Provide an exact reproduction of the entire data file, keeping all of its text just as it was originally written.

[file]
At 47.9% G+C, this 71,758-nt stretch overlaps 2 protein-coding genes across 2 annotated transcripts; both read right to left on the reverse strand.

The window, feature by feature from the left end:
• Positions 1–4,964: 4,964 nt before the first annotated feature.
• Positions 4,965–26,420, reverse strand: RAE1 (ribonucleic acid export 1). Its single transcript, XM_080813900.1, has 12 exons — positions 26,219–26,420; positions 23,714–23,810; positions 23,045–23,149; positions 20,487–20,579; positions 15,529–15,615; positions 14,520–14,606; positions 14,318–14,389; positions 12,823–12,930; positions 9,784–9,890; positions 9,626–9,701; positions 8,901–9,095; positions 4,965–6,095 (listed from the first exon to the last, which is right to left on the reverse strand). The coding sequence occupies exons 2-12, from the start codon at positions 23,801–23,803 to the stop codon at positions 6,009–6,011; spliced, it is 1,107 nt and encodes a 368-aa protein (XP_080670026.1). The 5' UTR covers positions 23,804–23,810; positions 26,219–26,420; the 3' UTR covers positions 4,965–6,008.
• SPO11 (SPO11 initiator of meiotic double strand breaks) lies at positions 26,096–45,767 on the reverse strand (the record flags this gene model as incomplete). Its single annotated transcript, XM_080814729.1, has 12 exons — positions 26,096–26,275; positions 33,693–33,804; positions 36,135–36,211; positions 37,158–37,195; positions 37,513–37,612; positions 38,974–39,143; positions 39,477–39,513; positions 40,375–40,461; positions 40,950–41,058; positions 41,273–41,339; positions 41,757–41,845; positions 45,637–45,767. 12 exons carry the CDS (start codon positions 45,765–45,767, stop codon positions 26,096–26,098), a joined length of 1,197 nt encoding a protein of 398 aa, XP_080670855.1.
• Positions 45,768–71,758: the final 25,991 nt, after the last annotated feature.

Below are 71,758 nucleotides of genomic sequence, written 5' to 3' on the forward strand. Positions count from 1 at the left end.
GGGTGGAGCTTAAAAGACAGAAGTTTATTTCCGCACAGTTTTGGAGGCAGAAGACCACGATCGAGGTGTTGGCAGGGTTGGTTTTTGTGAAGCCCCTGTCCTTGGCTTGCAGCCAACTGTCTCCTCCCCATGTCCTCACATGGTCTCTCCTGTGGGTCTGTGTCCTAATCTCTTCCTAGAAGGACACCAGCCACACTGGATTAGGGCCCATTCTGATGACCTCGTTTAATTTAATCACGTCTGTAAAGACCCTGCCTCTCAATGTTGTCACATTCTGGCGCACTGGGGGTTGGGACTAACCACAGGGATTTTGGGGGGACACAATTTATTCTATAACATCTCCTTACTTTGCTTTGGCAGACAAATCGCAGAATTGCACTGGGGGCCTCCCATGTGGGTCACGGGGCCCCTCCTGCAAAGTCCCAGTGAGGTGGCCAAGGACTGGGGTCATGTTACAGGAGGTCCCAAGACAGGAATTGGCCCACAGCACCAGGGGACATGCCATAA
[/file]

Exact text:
At 47.9% G+C, this 71,758-nt stretch overlaps 2 protein-coding genes across 2 annotated transcripts; both read right to left on the reverse strand.

The window, feature by feature from the left end:
• Positions 1–4,964: 4,964 nt before the first annotated feature.
• Positions 4,965–26,420, reverse strand: RAE1 (ribonucleic acid export 1). Its single transcript, XM_080813900.1, has 12 exons — positions 26,219–26,420; positions 23,714–23,810; positions 23,045–23,149; positions 20,487–20,579; positions 15,529–15,615; positions 14,520–14,606; positions 14,318–14,389; positions 12,823–12,930; positions 9,784–9,890; positions 9,626–9,701; positions 8,901–9,095; positions 4,965–6,095 (listed from the first exon to the last, which is right to left on the reverse strand). The coding sequence occupies exons 2-12, from the start codon at positions 23,801–23,803 to the stop codon at positions 6,009–6,011; spliced, it is 1,107 nt and encodes a 368-aa protein (XP_080670026.1). The 5' UTR covers positions 23,804–23,810; positions 26,219–26,420; the 3' UTR covers positions 4,965–6,008.
• SPO11 (SPO11 initiator of meiotic double strand breaks) lies at positions 26,096–45,767 on the reverse strand (the record flags this gene model as incomplete). Its single annotated transcript, XM_080814729.1, has 12 exons — positions 26,096–26,275; positions 33,693–33,804; positions 36,135–36,211; positions 37,158–37,195; positions 37,513–37,612; positions 38,974–39,143; positions 39,477–39,513; positions 40,375–40,461; positions 40,950–41,058; positions 41,273–41,339; positions 41,757–41,845; positions 45,637–45,767. 12 exons carry the CDS (start codon positions 45,765–45,767, stop codon positions 26,096–26,098), a joined length of 1,197 nt encoding a protein of 398 aa, XP_080670855.1.
• Positions 45,768–71,758: the final 25,991 nt, after the last annotated feature.

Below are 71,758 nucleotides of genomic sequence, written 5' to 3' on the forward strand. Positions count from 1 at the left end.
GGGTGGAGCTTAAAAGACAGAAGTTTATTTCCGCACAGTTTTGGAGGCAGAAGACCACGATCGAGGTGTTGGCAGGGTTGGTTTTTGTGAAGCCCCTGTCCTTGGCTTGCAGCCAACTGTCTCCTCCCCATGTCCTCACATGGTCTCTCCTGTGGGTCTGTGTCCTAATCTCTTCCTAGAAGGACACCAGCCACACTGGATTAGGGCCCATTCTGATGACCTCGTTTAATTTAATCACGTCTGTAAAGACCCTGCCTCTCAATGTTGTCACATTCTGGCGCACTGGGGGTTGGGACTAACCACAGGGATTTTGGGGGGACACAATTTATTCTATAACATCTCCTTACTTTGCTTTGGCAGACAAATCGCAGAATTGCACTGGGGGCCTCCCATGTGGGTCACGGGGCCCCTCCTGCAAAGTCCCAGTGAGGTGGCCAAGGACTGGGGTCATGTTACAGGAGGTCCCAAGACAGGAATTGGCCCACAGCACCAGGGGACATGCCATAA